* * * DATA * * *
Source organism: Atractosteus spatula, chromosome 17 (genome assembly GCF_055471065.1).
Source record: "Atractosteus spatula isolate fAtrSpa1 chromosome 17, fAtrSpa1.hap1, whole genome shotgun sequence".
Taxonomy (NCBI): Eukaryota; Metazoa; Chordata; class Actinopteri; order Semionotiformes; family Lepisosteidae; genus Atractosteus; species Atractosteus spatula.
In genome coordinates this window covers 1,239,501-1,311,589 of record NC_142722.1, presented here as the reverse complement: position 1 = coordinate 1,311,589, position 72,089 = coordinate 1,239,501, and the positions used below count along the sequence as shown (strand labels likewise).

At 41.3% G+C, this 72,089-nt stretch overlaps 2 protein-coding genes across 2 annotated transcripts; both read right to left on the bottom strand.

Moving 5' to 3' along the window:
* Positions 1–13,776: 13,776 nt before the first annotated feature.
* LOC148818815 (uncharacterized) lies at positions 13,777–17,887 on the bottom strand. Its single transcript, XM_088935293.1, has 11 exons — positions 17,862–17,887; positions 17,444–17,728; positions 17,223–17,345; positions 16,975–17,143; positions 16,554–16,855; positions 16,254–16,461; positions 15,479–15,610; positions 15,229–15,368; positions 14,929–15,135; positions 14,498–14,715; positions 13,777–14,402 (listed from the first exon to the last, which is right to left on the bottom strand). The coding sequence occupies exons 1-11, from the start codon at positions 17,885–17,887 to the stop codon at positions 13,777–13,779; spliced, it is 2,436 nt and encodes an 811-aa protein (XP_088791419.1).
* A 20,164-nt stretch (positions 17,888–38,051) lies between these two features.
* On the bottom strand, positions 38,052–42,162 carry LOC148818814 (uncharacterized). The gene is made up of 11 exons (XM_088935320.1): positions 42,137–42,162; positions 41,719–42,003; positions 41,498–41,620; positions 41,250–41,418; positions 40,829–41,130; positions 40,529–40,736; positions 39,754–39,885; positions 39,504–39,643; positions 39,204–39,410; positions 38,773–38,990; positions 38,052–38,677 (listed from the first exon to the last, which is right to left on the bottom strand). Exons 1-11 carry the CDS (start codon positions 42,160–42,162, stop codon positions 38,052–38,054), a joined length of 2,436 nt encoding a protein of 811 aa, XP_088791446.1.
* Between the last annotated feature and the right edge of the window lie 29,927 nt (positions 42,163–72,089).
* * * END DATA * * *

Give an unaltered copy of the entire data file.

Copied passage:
Source organism: Atractosteus spatula, chromosome 17 (genome assembly GCF_055471065.1).
Source record: "Atractosteus spatula isolate fAtrSpa1 chromosome 17, fAtrSpa1.hap1, whole genome shotgun sequence".
Taxonomy (NCBI): Eukaryota; Metazoa; Chordata; class Actinopteri; order Semionotiformes; family Lepisosteidae; genus Atractosteus; species Atractosteus spatula.
In genome coordinates this window covers 1,239,501-1,311,589 of record NC_142722.1, presented here as the reverse complement: position 1 = coordinate 1,311,589, position 72,089 = coordinate 1,239,501, and the positions used below count along the sequence as shown (strand labels likewise).

At 41.3% G+C, this 72,089-nt stretch overlaps 2 protein-coding genes across 2 annotated transcripts; both read right to left on the bottom strand.

Moving 5' to 3' along the window:
* Positions 1–13,776: 13,776 nt before the first annotated feature.
* LOC148818815 (uncharacterized) lies at positions 13,777–17,887 on the bottom strand. Its single transcript, XM_088935293.1, has 11 exons — positions 17,862–17,887; positions 17,444–17,728; positions 17,223–17,345; positions 16,975–17,143; positions 16,554–16,855; positions 16,254–16,461; positions 15,479–15,610; positions 15,229–15,368; positions 14,929–15,135; positions 14,498–14,715; positions 13,777–14,402 (listed from the first exon to the last, which is right to left on the bottom strand). The coding sequence occupies exons 1-11, from the start codon at positions 17,885–17,887 to the stop codon at positions 13,777–13,779; spliced, it is 2,436 nt and encodes an 811-aa protein (XP_088791419.1).
* A 20,164-nt stretch (positions 17,888–38,051) lies between these two features.
* On the bottom strand, positions 38,052–42,162 carry LOC148818814 (uncharacterized). The gene is made up of 11 exons (XM_088935320.1): positions 42,137–42,162; positions 41,719–42,003; positions 41,498–41,620; positions 41,250–41,418; positions 40,829–41,130; positions 40,529–40,736; positions 39,754–39,885; positions 39,504–39,643; positions 39,204–39,410; positions 38,773–38,990; positions 38,052–38,677 (listed from the first exon to the last, which is right to left on the bottom strand). Exons 1-11 carry the CDS (start codon positions 42,160–42,162, stop codon positions 38,052–38,054), a joined length of 2,436 nt encoding a protein of 811 aa, XP_088791446.1.
* Between the last annotated feature and the right edge of the window lie 29,927 nt (positions 42,163–72,089).